During the pandemic, many are turning to DIY home projects

Posted 8/26/20

People have unearthed their tools to take on house projects during the pandemic. by April Lisante Talk a walk around the neighborhood and you can hear them before you can see them. The hacksaws, the …

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During the pandemic, many are turning to DIY home projects

Posted
People have unearthed their tools to take on house projects during the pandemic.

by April Lisante

Talk a walk around the neighborhood and you can hear them before you can see them. The hacksaws, the chainsaws, the mallets, the engines. Then you spy them from afar, lugging rocks, concentrating over the sawhorse, kneeling on the lawn.

This is the summer of the DIY renegades, hard at work tackling projects never before — and perhaps never again — attempted.

The quarantine-inspired DIY frenzy, which began in the spring, has reached a crescendo this month, as hardware and garden stores scramble to keep up with locals who have spent the last four months on a mission to spruce up their homes.

The amount of local do-it-yourself activity has made the term “Weekend Warrior” nearly obsolete, as people who are either at home or looking to save money are continuing to try their hand at everything from masonry to lawn aeration, painting and gardening.

While some businesses are still struggling because of the pandemic, hardware stores are doing well. And if homeowners discover during this time that they can successfully complete DIY projects and save money in the process, some hardware stores may just end up being the most secure businesses of them all.

Back in March, the paint sales at the Roxborough and the Stanley’s of Oreland True Value Hardware stores were skyrocketing, according to workers there. The trend never quit, with people stuck inside looking to refresh their walls and get something done.

“We’ve sold more paint during this time than in the four years we’ve been here,” Stanley’s of Oreland manager Dave Jaquot said this week at the Bruce Rd. store. “People had a lot of time on their hands.”

At Kilian Hardware on Germantown Ave., paint is big business, but so are hand tools, which are selling like hotcakes.

“It’s like there is nothing that’s not selling well right now,” said manager Russell Goudy. “We are selling all kinds of hand tools. Everybody is doing things at the house.”

Over on Ridge Pike in Lafayette Hill, the mega Holod’s True Value Hardware is also splattered in paint mania, but DIY lawn and garden has really been propagating. Mason jars are flying off shelves, as people who planted gardens in the spring are now stuck with the beginnings of some serious bumper crops.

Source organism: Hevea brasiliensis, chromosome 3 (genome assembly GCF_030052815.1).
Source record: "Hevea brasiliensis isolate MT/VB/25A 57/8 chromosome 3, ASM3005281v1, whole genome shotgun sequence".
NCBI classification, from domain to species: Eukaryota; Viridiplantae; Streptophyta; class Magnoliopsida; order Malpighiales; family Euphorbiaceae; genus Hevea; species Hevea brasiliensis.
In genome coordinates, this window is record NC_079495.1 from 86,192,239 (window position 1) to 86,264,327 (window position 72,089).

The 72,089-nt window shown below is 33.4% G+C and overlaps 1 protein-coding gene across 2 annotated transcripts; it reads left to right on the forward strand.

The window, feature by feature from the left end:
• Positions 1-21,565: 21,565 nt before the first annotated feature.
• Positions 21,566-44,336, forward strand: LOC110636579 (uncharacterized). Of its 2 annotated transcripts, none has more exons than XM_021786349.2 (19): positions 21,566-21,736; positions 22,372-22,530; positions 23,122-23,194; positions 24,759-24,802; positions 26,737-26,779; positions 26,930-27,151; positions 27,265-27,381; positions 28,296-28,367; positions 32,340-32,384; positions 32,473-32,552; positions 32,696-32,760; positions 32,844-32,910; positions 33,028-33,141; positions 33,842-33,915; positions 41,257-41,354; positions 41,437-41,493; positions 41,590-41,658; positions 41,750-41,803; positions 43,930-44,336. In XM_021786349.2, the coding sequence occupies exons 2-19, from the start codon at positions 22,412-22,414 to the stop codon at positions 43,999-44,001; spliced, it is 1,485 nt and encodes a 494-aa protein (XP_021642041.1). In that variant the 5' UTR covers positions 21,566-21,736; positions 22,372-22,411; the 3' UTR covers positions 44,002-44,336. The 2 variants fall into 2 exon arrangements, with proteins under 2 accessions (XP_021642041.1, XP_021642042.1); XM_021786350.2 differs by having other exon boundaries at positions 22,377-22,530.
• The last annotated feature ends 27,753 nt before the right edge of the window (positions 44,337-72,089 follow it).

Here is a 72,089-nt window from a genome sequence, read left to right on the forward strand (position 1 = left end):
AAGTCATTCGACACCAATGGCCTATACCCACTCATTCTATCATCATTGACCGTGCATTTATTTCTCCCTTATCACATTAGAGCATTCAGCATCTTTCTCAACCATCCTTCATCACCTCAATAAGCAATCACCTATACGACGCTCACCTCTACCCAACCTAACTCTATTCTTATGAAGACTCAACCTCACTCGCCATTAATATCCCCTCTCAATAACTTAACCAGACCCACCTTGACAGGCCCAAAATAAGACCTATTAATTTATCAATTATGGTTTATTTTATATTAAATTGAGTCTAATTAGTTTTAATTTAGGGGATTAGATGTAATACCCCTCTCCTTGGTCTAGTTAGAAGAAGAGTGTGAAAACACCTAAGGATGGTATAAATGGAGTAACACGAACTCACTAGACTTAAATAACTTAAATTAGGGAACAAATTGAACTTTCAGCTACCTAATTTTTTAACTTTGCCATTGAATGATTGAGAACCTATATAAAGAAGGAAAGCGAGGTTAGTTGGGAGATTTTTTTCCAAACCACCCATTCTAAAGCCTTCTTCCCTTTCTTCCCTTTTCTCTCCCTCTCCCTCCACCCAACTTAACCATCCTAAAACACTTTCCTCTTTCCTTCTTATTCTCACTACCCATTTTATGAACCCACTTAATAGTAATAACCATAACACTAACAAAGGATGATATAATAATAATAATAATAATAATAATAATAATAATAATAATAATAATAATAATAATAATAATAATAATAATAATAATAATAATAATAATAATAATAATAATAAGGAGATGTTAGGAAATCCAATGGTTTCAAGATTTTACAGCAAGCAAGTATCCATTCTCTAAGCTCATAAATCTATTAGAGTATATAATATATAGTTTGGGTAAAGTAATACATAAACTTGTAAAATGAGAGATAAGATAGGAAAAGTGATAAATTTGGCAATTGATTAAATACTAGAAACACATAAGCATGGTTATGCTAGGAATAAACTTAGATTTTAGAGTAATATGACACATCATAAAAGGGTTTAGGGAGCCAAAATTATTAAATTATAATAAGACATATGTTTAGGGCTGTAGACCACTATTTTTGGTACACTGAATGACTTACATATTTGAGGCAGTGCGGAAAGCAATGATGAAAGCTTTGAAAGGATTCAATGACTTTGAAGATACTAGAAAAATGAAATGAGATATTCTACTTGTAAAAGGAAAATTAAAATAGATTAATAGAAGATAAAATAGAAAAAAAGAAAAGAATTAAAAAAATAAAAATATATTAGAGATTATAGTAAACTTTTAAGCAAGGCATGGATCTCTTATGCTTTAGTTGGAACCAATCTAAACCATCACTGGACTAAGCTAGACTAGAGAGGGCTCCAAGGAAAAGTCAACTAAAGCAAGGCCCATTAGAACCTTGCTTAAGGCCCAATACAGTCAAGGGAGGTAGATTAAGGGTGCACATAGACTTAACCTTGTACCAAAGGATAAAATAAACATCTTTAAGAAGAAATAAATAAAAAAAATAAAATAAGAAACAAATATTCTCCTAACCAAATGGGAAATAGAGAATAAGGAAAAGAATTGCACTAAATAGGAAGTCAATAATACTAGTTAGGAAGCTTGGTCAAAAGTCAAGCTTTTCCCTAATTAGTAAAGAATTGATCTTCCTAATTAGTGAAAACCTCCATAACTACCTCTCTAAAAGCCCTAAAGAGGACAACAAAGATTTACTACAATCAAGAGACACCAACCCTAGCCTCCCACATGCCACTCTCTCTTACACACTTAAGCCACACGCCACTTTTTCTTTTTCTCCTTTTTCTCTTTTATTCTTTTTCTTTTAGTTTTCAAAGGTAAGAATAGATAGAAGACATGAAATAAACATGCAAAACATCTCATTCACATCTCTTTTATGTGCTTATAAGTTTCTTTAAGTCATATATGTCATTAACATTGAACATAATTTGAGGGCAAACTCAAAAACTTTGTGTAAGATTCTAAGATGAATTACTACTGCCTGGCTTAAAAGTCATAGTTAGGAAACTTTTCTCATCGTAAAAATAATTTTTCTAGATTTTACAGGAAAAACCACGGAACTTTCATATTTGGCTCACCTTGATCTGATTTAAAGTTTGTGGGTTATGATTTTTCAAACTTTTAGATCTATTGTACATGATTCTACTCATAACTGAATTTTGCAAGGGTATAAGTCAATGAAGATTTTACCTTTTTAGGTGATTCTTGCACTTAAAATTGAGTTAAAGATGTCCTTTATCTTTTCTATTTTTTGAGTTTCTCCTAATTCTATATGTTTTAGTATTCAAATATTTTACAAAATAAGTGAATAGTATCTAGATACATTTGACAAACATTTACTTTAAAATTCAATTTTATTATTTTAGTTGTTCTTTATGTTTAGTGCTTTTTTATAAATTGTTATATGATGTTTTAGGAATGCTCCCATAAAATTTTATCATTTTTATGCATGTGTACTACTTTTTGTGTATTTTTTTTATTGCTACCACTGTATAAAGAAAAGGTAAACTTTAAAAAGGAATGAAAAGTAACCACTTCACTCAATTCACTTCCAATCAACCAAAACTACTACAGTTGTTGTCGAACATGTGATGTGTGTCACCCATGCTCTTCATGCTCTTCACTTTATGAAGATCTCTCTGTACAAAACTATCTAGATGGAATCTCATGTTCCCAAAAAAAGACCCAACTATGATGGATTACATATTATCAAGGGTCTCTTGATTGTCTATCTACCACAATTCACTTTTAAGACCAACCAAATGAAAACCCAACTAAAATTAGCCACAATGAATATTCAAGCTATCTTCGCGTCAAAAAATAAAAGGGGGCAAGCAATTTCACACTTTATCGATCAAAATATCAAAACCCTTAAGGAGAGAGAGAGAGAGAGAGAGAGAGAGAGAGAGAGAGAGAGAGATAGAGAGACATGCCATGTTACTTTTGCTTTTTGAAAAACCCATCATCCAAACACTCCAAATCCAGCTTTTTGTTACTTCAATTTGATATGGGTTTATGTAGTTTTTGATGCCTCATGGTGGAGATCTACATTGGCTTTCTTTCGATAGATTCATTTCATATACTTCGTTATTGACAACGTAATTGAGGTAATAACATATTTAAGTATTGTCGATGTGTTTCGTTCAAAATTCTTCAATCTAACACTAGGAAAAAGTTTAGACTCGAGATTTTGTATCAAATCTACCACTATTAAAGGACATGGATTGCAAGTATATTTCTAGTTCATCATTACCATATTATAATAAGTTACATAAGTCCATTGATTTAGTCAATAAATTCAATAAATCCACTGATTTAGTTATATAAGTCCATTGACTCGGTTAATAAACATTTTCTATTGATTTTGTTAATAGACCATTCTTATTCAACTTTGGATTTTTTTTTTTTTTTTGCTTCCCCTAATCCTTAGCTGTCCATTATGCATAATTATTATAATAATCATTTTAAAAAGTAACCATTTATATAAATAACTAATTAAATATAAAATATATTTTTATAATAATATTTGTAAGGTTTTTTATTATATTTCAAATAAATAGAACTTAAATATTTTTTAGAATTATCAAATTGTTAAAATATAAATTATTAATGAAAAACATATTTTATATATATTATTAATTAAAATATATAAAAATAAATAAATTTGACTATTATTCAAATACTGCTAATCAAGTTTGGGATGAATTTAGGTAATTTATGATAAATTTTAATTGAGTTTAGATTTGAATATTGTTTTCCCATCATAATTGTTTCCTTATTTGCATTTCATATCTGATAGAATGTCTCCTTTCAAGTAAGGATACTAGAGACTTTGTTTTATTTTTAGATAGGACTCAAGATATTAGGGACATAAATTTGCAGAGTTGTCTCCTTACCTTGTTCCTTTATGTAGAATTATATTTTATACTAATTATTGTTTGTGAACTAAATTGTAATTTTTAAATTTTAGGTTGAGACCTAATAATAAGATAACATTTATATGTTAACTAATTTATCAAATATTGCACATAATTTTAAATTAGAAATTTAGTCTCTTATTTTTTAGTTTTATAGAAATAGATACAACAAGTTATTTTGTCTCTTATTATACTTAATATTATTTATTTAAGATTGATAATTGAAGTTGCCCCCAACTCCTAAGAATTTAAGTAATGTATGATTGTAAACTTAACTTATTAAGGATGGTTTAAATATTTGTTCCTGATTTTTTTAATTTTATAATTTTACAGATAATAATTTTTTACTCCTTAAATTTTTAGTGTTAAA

“Everyone has planted so much stuff,” said owner Louis Holod.

But more interestingly, the large rental machinery has seen the greatest uptick at the garden supply store’s rental center.

Instead of paying landscapers, homeowners are powering up some serious machinery to aerate their own soil, rototill gardens and even level off hilly properties with big diggers.

“The machines have been going out. Aerators, tillers, all of them. Rototillers we can’t keep in stock,” Holod said. “Where they would normally pay landscapers, they are doing it themselves. With everyone home they are fertilizing their own lawns.”

Once the ground is leveled, people then seem to have other DIY ideas. Concrete patio pavers have been popular as well.

“You can tell first-time installers who watched a video,” said Holod. “Sometimes it turns out good, sometimes it doesn’t.”

While pavers may be a good first DIY project for some, there are other locals who are in full-on mason mode, opting for flagstone and tackling all kinds of outdoor spaces with the heavy, irregular stones.

“It’s one of those things where you tell your wife ‘I’ll do it when I get a chance,’ and this was the chance,” laughed Doug Fredericks, president of Robinson Flagstones on Bethlehem Pk. in Fort Washington. “I had more than a couple people tell me that.”

The flagstone dealer sells fieldstone by the pound and flagstone by the square foot, and has been delivering tons of it, literally, to Mount Airy and Chestnut Hill as of late. It is a marked increase from the norm.

“We deliver a lot in Mount Airy and Chestnut Hill,” Fredericks said. “Patios, walkways, even dry-stack walls, they are doing it all.”

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